Comment The other day I attended a briefing with Simon Phipps, Sun's chief open source officer which was ostensibly aimed at updating the assembled on Sun's progress in its open sourcing of Java.
The "big news" was that Sun now plans to bring its reference implementations of the mobile "editions" of Java (Java ME CDC and CLDC) to market under open source licenses.
It also has a bit more clarity on the timescale for its open sourcing of Java Standard Edition: code will start being released under the new license regime before the end of the calendar year. And in addition, it's created a portal to serve the interests of potential Java committers.
Sun hasn't yet settled on the type of license that it will release its Java SE and Java ME implementations under (although Java EE is already "done", using Sun's own CDDL license): the situation here is a bit more tricky than with Java EE, because one of the things Sun wants to do is to make it easy for desktop Linux distributions to ship with Sun's Java implementation - something that's been tough to do so far because of licensing incompatibilities and ambiguities.
Having laid all this out, for me, the importance of these details in the broad scheme of things is a bit questionable. What's much more interesting is what effects these moves might have on the ultimate beneficiaries of Java technologies. I have my own position on this, and Simon agreed with it when he responded to my question. To paraphrase him a little:
Most people don't know or care about how Java is made...so for most people it [Sun's involvement in open-sourcing Java] will have a negligible effect.
Exactly. Sun's active involvement in bringing Java and the open source community-of-communities closer together might matter a great deal to a small but highly influential group of industry insiders and black-belt developers, but to mainstream enterprise audiences Sun's involvement is a red herring. At least, in the way that most people seem to be reporting it.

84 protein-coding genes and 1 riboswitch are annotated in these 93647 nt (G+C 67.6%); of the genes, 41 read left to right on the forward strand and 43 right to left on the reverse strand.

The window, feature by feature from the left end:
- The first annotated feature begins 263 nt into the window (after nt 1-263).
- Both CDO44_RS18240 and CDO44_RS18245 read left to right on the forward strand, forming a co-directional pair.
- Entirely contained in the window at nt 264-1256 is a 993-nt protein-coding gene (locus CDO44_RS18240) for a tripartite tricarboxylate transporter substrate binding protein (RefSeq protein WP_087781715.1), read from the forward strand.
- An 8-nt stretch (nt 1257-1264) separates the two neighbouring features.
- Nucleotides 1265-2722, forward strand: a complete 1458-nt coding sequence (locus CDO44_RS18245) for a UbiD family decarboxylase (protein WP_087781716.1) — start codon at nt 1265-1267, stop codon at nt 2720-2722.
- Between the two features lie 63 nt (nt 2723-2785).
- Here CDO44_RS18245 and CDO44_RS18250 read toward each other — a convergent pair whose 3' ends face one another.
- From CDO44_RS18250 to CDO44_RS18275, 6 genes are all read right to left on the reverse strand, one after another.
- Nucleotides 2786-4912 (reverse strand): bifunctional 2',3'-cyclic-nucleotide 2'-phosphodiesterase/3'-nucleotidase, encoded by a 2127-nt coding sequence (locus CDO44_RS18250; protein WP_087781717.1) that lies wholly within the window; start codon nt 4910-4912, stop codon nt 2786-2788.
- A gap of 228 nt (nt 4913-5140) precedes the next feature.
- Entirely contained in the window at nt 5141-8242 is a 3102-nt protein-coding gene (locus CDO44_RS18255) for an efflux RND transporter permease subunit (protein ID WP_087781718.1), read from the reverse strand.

Why? Because the truth is that (1) most enterprises already use Java from an established vendor which has licensed the technology from Sun, or which has already managed to work around licensing issues quite nicely; (2) there are already a number of free and open-source alternatives to Sun's JDK out there (see Apache's Harmony, Kaffe and the Classpath effort for three examples), for those who want them - and with the caveat that these alternatives aren't all completely 100 per cent compatible implementations, they are already shipped with desktop Linux distributions today; (3) the Java Community Process (JCP) now allows for open source implementations of any JSR (as long as it was created under version 2.5 of the process or higher).
There are only two things that Sun's active involvement does do, as far as I can tell: (1) allow Sun to say "look, other people have been asking us to open source Java for ages, and we're listening, honest"; and (2) enable small vendors to attempt to build interesting businesses on top of the pukka Sun-originated Java reference implementation - something that many find prohibitive today due to licensing fees.
In theory re: (2), over time this will enable small vendors to push more innovation into the mainstream Java codebase. Note, however, that this does not mean that said small vendors will be able to build viable commercial businesses. Why? Because most enterprises, whether we like it or not, prefer to buy services and support from large, established vendors. Hmm.
To me, as someone who thinks about the business value of IT, what's really at the heart of all this, came almost as a side comment from Simon (although he's also said it before). And that's that to Sun, the open source model is a means to an end: and in large part the "end" is about aligning Sun's remuneration with the business value that customers get from using its software - rather than making them pay for software up front, before they've had a chance to get the value from it.
In other words, for Sun, open source software distribution is to a great extent interesting because it's an established vehicle for offering software for free and then charging for support and services around the software.
For a company like Sun, which has always struggled to make lots of money from software, there's an obvious appeal here which also nets it a lot of "industry shaper" kudos and brownie points.
I'm in violent agreement with the view that the enterprise value of open source software is mostly about only having to pay for something if and when you use it in anger, rather than when you first acquire it, and I think this model will grow and grow - for infrastructure software categories primarily, in the short term.
The challenge with this view is that it's politically incorrect, and companies like Sun that see open source as a tool to turn over their business models end up spending inordinate amounts of time trying to justify their intentions in the name of "building communities" or similar.
Copyright © 2006 Macehiter Ward-Dutton
This article was originally published at IT-Analysis.com.